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What happens when everyone tells you something is easy, but you still can’t do it? In this post Robynn Bliss explores “easy”  If you haven’t yet read any of Robynn’s posts you are in for a treat!

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English: A photo of a propane gas grill.

Two years ago we bought a grill. Some people might call it a barbecue but here in Kansas we pride ourselves on our barbecue. What our family has is a grill. The grill is attached to a small propane gas tank. Two years ago we bought that grill. And two years ago we grilled all summer long. We made chicken tikka and hamburgers, we grilled lamb kebabs and vegetables. Nothing is as delicious as food cooked outside. One year ago we grilled. We grilled pork chops and zucchini, gourmet pizzas and roasted mushrooms.

Up until June. In June our propane gas tank ran out. It was empty. There was no more grilling.

I wasn’t sure how to change the tank. I didn’t know where to go or how to do it. I asked several people. Their responses seemed heartening,

“Oh it’s really easy.”

“You just take it to the store.”

“Oh, no big deal!”

“You can exchange those anywhere!”

Everyone said it was so easy. They acted like it was so commonplace. But I had no idea how to do it. It became a momentous thing for me.

So I kept asking. I asked a couple of friends if they’d take my tank in and exchange it when they exchanged theirs. Everyone was agreeable and yet – it never happened. The tank sat empty.

I moved my cooking indoors. We fried hamburgers on the stove in a frying pan. I baked tandoori chicken in my oven in my kitchen. The kids would smell our neighbours grilling hotdogs and burgers. They’d ask if we could grill too. I just shrugged.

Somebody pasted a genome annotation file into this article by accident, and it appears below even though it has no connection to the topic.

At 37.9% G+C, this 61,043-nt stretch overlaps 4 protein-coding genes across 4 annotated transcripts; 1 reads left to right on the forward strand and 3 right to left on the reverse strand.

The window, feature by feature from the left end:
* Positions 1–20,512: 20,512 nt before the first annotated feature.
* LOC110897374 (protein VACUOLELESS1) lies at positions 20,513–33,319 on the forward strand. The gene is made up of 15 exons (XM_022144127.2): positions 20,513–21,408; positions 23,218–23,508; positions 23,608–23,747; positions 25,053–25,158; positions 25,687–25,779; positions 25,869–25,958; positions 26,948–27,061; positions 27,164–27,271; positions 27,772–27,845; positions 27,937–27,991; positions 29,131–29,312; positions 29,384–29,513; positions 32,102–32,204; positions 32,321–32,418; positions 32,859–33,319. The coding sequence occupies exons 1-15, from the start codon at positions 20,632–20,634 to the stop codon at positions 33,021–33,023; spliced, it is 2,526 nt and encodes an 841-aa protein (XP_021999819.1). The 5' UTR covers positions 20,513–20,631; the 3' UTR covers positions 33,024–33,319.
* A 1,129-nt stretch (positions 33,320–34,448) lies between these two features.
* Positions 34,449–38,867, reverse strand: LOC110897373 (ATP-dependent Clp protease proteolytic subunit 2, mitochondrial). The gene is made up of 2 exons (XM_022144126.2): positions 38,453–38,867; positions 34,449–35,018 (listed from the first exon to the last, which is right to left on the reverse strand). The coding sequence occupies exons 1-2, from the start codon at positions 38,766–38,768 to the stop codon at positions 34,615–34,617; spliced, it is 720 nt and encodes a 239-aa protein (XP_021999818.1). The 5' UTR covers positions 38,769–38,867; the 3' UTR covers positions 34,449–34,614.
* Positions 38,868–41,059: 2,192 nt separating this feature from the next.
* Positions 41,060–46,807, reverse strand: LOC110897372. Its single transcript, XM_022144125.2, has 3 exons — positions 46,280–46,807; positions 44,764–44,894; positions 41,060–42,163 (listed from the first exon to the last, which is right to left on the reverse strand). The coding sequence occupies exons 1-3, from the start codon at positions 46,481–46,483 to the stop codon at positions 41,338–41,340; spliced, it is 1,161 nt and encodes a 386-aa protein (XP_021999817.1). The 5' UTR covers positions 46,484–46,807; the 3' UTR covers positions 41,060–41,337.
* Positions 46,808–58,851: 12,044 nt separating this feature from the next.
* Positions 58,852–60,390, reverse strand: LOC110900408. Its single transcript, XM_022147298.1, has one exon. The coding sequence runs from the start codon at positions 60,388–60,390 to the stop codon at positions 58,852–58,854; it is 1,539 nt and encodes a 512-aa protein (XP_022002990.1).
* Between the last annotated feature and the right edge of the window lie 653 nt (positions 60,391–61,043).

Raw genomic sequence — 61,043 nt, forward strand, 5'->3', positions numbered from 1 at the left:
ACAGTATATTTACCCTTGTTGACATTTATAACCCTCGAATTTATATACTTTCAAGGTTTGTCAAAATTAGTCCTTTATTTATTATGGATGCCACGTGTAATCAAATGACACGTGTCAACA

I couldn’t figure it out.

Last week some of our dearest friends from India were in town. She grew up in Kansas. She understands how things work here in the Midwest. And yet she’s crossed cultures and she empathizes with the trepidation of crossing into the unknown. She suggested we grill. I shrugged. She took charge. She sent the men out to get a gas tank. And they did. My husband actually went out and got us a new tank. Why hadn’t I asked him to do it earlier? Why hadn’t I communicated how hard this was for me? It really was as easy as that. 

Last Sunday at church a new Indian auntie was in church. When it came time to leave she couldn’t figure out how to open the side door. She tried pushing on the lever. She tried pulling on the latch. She pushed in the button and then pulled. No matter how hard she struggled, she couldn’t get it open. I was sitting at a table nearby. When she turned I saw from her face that she was stuck. She couldn’t figure it out. Her eyes met mine and she asked for help. She was specific and told me what she needed. I was on my feet as quick as I could. I rushed to her aid. I showed her how to push firmly on the cross-bar thingy and how to get out. She was so grateful.

It was so easy. It was no big deal…. If you knew how to do it. But if you don’t know it’s impossible.

I’m planning my next meal to grill. Should I make veggie kebabs? Should I grill up some meat for fajitas? As I cook I hope I always keep my eyes open for the person who doesn’t know how to do the easy. Because nothing feels as difficult as the “easy” when you don’t know what you’re doing!

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